In the Pacific Northwest of the United States, there is a problem with invasive English ivy taking over local wildlife (it is native to Europe and western Asia). It's gotten so bad that the plant is actually banned in Oregon. In order to combat the ivy plant that has taken over local parks, volunteers rip it out. If you have a problem with ivy in your area, or any other invasive plant for that matter, you can volunteer to remove and destroy non-native plant species.
The English ivy plant has its place, as long as it isn't a danger to any local plants. It's a great indoor container plant (it cleans the air), and you can keep it on a shady balcony garden without fear that it will choke out forests and create what are called "ivy deserts." If you purchase your plants and seeds from your local garden shop, you probably don't have to worry about your plants being invasive.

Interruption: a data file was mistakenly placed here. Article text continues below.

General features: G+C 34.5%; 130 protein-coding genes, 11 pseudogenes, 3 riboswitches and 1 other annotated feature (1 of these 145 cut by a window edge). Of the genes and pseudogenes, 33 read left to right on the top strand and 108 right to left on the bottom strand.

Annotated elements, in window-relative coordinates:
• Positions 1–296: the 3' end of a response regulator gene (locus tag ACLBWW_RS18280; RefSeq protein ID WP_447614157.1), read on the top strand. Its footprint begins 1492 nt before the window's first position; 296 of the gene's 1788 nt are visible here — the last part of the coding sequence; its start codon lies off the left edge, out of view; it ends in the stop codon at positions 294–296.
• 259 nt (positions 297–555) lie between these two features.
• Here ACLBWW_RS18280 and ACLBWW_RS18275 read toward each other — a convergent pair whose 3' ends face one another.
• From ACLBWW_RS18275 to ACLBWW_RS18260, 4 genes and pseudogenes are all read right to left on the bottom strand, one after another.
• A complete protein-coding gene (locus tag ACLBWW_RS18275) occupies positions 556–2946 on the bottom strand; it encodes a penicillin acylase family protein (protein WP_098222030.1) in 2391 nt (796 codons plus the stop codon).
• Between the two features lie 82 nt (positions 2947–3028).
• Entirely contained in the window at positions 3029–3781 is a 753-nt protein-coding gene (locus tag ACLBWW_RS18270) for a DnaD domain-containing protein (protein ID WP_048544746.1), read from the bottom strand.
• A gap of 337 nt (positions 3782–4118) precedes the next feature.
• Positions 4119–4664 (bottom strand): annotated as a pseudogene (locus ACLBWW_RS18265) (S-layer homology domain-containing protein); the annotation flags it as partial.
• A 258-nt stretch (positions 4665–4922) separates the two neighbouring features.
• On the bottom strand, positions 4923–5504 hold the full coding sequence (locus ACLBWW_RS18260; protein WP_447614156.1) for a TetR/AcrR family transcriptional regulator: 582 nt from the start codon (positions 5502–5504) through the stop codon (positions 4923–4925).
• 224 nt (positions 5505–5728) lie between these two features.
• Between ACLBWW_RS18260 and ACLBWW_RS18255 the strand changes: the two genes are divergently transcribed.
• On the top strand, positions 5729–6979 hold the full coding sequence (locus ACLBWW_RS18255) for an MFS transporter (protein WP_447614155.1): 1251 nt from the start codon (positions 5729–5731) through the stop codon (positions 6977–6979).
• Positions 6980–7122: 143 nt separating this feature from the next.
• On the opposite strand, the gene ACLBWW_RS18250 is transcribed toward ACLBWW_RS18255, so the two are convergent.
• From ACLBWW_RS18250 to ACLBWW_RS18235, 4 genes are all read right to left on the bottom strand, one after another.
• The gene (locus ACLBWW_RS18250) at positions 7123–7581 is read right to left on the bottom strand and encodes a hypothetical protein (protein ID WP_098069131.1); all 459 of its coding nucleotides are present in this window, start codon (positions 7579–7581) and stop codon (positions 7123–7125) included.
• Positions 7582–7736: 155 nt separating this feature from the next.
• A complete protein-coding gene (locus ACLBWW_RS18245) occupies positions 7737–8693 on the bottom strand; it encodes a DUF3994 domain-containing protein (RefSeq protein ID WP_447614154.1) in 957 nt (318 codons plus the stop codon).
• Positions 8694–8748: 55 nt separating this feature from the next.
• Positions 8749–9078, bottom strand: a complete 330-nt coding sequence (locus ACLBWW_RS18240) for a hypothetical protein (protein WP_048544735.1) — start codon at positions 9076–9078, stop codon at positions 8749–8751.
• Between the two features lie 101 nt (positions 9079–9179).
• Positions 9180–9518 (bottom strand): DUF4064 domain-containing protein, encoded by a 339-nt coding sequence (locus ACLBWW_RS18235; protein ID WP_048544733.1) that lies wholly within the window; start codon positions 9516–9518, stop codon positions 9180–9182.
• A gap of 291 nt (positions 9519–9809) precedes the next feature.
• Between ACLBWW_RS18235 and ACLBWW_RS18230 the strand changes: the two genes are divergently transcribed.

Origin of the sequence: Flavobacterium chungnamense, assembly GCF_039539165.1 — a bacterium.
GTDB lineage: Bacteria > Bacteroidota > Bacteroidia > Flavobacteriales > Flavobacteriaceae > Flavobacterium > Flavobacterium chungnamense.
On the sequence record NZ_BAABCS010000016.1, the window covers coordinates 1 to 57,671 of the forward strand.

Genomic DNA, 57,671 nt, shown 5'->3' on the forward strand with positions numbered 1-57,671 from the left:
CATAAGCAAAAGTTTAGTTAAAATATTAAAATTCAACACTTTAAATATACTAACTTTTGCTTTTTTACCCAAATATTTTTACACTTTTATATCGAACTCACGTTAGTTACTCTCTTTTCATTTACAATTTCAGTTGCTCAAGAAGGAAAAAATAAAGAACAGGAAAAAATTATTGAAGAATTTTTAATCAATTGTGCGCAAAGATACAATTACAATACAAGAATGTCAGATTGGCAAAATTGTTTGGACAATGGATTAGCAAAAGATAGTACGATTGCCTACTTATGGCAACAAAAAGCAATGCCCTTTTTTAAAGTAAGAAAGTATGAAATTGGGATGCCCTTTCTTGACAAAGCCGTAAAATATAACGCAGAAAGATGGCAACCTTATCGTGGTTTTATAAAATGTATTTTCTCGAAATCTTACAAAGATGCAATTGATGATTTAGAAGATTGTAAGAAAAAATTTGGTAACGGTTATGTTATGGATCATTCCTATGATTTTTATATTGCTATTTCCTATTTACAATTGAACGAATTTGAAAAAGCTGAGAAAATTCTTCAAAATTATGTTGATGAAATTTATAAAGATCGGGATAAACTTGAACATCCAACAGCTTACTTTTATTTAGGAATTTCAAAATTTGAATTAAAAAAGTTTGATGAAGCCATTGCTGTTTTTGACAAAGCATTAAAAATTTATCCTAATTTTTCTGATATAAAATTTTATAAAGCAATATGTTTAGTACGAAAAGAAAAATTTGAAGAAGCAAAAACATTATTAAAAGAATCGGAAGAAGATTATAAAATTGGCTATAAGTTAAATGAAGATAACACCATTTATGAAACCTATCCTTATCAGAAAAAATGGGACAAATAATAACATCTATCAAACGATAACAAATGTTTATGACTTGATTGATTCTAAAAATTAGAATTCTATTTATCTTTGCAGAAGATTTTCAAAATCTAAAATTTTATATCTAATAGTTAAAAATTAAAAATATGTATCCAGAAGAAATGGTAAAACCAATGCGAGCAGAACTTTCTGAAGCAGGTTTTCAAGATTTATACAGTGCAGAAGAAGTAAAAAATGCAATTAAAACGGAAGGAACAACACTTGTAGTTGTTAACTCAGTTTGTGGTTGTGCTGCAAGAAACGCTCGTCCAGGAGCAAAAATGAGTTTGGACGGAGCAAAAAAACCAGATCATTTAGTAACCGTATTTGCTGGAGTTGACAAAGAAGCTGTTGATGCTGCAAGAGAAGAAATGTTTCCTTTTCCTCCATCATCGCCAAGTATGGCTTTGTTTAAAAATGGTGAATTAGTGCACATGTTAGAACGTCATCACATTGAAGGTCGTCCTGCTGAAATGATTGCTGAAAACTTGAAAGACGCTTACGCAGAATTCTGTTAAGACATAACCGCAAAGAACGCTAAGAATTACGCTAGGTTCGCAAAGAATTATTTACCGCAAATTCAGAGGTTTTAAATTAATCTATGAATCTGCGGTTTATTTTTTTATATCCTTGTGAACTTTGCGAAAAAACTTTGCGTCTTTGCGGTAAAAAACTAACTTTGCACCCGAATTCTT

Even if you don't have a known invasive plant in your balcony garden, still make sure that any plants you have don't make it into wild areas. If you don't want a container plant anymore, never plant it in a park or wild area. Either give the plant to someone who wants it, or make sure that you completely destroy the plant before throwing it away. Some plants can keep growing, flowering and producing seeds even after they're pulled out or cut.
Most of the plants that balcony gardeners keep have soft tissue. So if you think you have an invasive plant, or if you want to get rid of a plant and have no one to give it to, throw the plant away in a heavy plastic bag. Make sure that the plants can't poke a hole in the bag. Other plant types can be burned, buried or drowned.